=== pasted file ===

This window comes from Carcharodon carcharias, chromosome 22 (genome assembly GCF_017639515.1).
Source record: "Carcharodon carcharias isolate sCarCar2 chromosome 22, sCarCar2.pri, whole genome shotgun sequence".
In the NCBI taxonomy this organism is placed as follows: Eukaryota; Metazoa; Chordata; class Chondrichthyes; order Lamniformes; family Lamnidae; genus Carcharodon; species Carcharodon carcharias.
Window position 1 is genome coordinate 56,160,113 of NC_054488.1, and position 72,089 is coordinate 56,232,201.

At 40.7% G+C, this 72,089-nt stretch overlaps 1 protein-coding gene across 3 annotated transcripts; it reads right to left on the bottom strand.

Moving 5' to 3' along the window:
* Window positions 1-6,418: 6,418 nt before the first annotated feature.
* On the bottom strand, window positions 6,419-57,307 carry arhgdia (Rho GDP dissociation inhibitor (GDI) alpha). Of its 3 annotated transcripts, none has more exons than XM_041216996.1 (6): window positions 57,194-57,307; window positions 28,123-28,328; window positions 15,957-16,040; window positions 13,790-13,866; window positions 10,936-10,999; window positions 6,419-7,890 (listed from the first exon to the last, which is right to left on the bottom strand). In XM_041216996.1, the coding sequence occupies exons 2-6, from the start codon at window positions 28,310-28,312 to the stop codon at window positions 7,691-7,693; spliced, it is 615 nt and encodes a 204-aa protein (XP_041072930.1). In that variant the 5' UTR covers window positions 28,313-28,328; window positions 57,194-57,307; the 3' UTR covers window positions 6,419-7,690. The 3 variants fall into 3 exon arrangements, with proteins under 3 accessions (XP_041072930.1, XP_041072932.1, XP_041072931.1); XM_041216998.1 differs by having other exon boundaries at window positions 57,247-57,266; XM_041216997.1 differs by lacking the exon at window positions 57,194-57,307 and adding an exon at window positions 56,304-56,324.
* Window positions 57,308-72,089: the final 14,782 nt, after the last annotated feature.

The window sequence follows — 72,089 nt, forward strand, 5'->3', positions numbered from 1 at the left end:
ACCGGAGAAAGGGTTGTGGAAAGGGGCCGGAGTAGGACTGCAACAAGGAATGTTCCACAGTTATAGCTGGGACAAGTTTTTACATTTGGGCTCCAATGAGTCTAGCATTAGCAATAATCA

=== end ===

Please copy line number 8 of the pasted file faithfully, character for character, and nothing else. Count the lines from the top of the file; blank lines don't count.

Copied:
* On the bottom strand, window positions 6,419-57,307 carry arhgdia (Rho GDP dissociation inhibitor (GDI) alpha). Of its 3 annotated transcripts, none has more exons than XM_041216996.1 (6): window positions 57,194-57,307; window positions 28,123-28,328; window positions 15,957-16,040; window positions 13,790-13,866; window positions 10,936-10,999; window positions 6,419-7,890 (listed from the first exon to the last, which is right to left on the bottom strand). In XM_041216996.1, the coding sequence occupies exons 2-6, from the start codon at window positions 28,310-28,312 to the stop codon at window positions 7,691-7,693; spliced, it is 615 nt and encodes a 204-aa protein (XP_041072930.1). In that variant the 5' UTR covers window positions 28,313-28,328; window positions 57,194-57,307; the 3' UTR covers window positions 6,419-7,690. The 3 variants fall into 3 exon arrangements, with proteins under 3 accessions (XP_041072930.1, XP_041072932.1, XP_041072931.1); XM_041216998.1 differs by having other exon boundaries at window positions 57,247-57,266; XM_041216997.1 differs by lacking the exon at window positions 57,194-57,307 and adding an exon at window positions 56,304-56,324.